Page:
Casa Balla. From the house to the universe and back
MAXXI Museo nazionale delle arti del XXI secolo, Rome
June 17 – November 21, 2021
On the occasion of the 150th anniversary of Giacomo Balla’s birth, the MAXXI National Museum of XXI Century Arts is celebrating him with an exceptional project, namely the first-ever opening to the public of his incredible Futurist house in Via Oslavia, Rome – a total work of art -, as well as an exhibition at MAXXI highlighting its extraordinary topicality and creating a connection in space and time. The Casa Balla. From Home to the Universe and Back project, curated by Bartolomeo Pietromarchi, Director of MAXXI Arte, and Domitilla Dardi, MAXXI‘s Design Curator, will open to the public in two stages: the exhibition at MAXXI will begin on 17 June, while the house in Via Oslavia will be open to visitors at weekends as of Friday 25 June. Casa Balla and the MAXXI exhibition will be open until 21 November 2021.
The project is the product of remarkable inter-institutional synergy and has been produced by MAXXI in collaboration with the Special Superintendence for Archaeology, Fine Arts and Landscape of Rome, with the support of the General Directorate for Contemporary Creativity of the Italian Ministry of Culture and the contribution of the Bank of Italy and sponsors Laura Biagiotti, Mastercard and Cassina. Bartolomeo Pietromarchi, Director of MAXXI Arte and curator of the project, said: “Casa Balla. Dalla casa all’universo e ritorno is an important new stage in MAXXI’s great effort to enhance and reinterpret our historical and contemporary artistic heritage. After being closed for thirty years, Giacomo Balla’s house is finally coming back to life by opening its doors to the public for the first time.
With its decorations, furniture and works of art, the house represents the artist’s personality in all its facets and constitutes one of his greatest masterpieces. Through the reopening of the Futurist master’s home, we are recovering a part of our DNA, as well as one of the greatest stories of 20th-century art, which forever changed the way art is made, conceived and experienced. This exceptional event is complemented by the exhibition in MAXXI’s Gallery 5, where Italian and international artists and creatives shed light on an understanding of present-day art derived from the teachings of Balla and Futurism, a concept made up of continuous intersections between different lingos and expressive techniques, a profound link with everyday life and a constant challenge to the limits of traditional categories of expression“.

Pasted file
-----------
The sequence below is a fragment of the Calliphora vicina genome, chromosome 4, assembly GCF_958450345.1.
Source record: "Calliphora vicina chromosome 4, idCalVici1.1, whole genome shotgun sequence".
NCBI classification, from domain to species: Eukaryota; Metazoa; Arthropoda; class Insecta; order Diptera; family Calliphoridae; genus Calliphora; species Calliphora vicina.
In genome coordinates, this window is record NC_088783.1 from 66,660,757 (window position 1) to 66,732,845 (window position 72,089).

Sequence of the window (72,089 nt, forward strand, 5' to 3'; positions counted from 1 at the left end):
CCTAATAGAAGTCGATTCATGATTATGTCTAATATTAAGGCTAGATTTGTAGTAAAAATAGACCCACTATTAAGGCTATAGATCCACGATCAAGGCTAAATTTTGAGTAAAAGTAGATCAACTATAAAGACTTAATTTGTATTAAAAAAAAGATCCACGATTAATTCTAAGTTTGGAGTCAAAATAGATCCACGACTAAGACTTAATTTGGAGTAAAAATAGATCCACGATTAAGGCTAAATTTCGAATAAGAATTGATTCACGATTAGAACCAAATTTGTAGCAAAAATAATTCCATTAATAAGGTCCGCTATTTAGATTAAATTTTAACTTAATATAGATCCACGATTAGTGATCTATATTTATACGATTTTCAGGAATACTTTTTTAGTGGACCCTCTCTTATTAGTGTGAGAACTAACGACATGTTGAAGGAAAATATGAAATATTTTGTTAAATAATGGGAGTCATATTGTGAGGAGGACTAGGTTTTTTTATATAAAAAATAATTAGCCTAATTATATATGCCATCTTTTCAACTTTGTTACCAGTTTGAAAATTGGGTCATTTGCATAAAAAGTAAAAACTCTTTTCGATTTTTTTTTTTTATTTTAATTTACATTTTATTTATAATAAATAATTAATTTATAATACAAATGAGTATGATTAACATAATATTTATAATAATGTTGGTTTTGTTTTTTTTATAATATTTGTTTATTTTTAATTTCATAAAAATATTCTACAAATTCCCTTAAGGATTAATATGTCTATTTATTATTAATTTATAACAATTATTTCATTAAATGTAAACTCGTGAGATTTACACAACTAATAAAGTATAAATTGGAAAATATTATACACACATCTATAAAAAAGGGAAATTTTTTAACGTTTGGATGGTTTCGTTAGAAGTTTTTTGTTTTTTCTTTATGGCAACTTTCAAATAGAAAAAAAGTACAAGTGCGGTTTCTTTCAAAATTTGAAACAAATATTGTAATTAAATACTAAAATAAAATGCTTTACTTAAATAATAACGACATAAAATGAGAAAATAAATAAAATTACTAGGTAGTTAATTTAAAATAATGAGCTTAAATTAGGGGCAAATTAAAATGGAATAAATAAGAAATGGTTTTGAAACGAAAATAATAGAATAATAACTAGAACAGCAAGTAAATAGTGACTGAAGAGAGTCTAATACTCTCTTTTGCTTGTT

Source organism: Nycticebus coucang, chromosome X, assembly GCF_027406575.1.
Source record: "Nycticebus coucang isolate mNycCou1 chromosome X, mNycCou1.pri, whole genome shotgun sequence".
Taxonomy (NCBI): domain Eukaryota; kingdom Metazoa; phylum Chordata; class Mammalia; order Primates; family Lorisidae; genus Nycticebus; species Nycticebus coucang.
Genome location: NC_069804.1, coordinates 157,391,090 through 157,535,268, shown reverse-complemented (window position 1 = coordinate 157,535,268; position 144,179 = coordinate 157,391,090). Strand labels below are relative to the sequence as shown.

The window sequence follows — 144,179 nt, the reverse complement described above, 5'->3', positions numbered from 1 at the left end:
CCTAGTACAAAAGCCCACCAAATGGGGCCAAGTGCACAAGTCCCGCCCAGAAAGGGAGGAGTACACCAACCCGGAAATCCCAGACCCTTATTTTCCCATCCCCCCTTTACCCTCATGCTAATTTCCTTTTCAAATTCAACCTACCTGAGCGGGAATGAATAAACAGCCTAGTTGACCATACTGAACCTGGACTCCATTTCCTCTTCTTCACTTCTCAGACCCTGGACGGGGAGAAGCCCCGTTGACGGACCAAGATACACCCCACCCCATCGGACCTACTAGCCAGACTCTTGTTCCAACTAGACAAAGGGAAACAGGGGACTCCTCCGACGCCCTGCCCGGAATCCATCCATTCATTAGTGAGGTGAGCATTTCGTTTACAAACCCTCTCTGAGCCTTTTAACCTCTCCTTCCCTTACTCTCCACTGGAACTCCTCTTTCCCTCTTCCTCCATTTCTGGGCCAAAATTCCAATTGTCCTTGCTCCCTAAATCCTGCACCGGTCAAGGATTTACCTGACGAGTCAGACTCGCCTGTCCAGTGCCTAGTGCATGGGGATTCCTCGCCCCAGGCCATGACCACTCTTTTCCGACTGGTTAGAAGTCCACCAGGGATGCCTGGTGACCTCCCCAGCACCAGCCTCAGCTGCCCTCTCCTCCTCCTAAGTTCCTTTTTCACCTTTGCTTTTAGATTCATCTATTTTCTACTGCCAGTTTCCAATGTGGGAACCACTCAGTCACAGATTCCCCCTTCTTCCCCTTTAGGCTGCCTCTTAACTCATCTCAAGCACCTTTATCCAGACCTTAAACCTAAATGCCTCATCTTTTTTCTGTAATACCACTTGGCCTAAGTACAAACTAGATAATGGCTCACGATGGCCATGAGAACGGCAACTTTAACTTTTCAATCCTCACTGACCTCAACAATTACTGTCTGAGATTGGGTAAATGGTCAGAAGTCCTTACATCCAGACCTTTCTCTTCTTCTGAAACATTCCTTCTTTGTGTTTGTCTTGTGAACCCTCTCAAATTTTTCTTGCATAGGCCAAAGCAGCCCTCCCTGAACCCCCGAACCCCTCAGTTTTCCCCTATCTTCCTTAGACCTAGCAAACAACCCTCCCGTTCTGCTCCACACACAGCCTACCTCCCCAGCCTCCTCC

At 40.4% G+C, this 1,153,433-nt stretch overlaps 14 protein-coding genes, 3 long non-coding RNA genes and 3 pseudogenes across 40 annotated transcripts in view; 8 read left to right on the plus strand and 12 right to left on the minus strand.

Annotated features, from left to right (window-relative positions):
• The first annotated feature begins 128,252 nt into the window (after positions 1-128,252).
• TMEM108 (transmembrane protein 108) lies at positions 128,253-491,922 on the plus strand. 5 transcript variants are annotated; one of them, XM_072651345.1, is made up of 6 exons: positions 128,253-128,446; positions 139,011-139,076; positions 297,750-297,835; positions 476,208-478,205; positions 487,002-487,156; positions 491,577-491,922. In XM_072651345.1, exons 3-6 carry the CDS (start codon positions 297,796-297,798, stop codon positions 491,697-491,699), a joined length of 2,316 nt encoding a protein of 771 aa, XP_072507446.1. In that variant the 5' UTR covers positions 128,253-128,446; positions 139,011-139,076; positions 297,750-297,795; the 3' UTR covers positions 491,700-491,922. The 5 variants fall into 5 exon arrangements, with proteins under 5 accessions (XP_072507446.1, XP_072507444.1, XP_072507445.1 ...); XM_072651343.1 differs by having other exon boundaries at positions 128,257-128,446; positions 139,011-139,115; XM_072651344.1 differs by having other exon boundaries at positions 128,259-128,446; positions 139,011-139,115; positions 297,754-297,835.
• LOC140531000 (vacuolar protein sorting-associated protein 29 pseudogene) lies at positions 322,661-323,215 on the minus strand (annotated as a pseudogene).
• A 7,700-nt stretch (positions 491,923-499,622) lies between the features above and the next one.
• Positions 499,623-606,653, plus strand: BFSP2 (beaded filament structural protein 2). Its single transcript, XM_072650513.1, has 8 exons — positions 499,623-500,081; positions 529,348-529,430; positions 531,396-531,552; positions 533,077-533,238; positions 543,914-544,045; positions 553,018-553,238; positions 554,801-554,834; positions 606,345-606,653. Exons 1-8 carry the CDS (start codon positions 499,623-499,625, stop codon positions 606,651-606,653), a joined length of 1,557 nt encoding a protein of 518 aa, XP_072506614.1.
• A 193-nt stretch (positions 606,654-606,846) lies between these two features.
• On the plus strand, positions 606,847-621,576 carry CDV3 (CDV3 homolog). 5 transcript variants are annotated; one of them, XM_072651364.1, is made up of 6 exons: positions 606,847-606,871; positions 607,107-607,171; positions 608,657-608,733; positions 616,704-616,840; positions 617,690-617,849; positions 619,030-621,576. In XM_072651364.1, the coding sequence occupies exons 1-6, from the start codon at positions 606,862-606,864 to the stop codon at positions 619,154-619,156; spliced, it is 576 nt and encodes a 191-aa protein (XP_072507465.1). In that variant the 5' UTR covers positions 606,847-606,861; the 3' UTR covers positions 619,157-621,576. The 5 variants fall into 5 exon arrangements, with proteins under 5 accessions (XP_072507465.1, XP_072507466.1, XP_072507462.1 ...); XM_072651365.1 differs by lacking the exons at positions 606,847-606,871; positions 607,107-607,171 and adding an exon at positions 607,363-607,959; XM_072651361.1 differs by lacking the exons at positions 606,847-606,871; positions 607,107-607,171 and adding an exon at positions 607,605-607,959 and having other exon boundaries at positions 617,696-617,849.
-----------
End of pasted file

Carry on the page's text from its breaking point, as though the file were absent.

Domitilla Dardi, the curator of the project, said, “The modernity envisioned by Balla and his daughters is something we are very familiar with today: it speaks of the of overcoming of disciplinary barriers, of conceptual influences and mixtures, of the coexistence of abstract and figurative language. Above all, it speaks of the link between art and life: the Balla family’s act of experiencing their own art without interruption is what makes their work a ‘diffuse project’ that involves paintings as much as dishes, sculptures, furniture, but also the clothes they wore, thereby becoming moving works of art themselves. It is no coincidence that the great designers of the 1970s found their roots in this approach, and their contemporaries are able to continue their reflections with ease, now that that future has become our present”.
During the visit, visitors will feel a sense of excitement as they stand in front of the main door bearing the FuturBalla plaque/signature, which heralds the wonders and surprises that will be revealed as they immerse themselves in the artist’s extraordinary home-universe: from the corridor to the living room, where visitors will be shown the Italian version of the Balla et le Futurisme docufilm by Jack Clemente, winner of the Golden Lion award at the 1972 Venice Film Biennale, from the famous red study to Luce and Elica’s rooms, from the kitchen to the beautiful bathroom.
The Balla family has transformed an anonymous, bourgeois flat into a unique work of art, a laboratory for experimentation made up of painted walls and doors, decorated furniture and fittings, self-made utensils, paintings and sculptures, clothes designed and sewn at home and many other objects that come together to create a unique, kaleidoscopic total project. This sunny, colourful, dynamic house reflects the ideas of the Futurist Reconstruction of the Universe manifesto written by Balla and Fortunato Depero in 1915, but goes even beyond that.
For Balla, Futurist dynamism translates into continuous creation, which is why his house became a sort of ancient Renaissance workshop where simple, albeit very creative objects designed and built for everyday life (tables, chairs, shelves, easels, plates, tiles) coexist with paintings, drawings and sculptures. A number of important works housed there, including drawings and preparatory sketches that have recently been restored and exhibited either in the house or at MAXXI, bear witness to the different phases of the Turin-born artist’s research, from an initial figurative period at the turn of the century to the Futurist aesthetics and ideology of the 1920s (witness the three large panels of Le mani del popolo italiano) and a late return to the pure representation of reality. Casa Balla also houses several paintings by Luce and Elica, namely the artist’s daughters.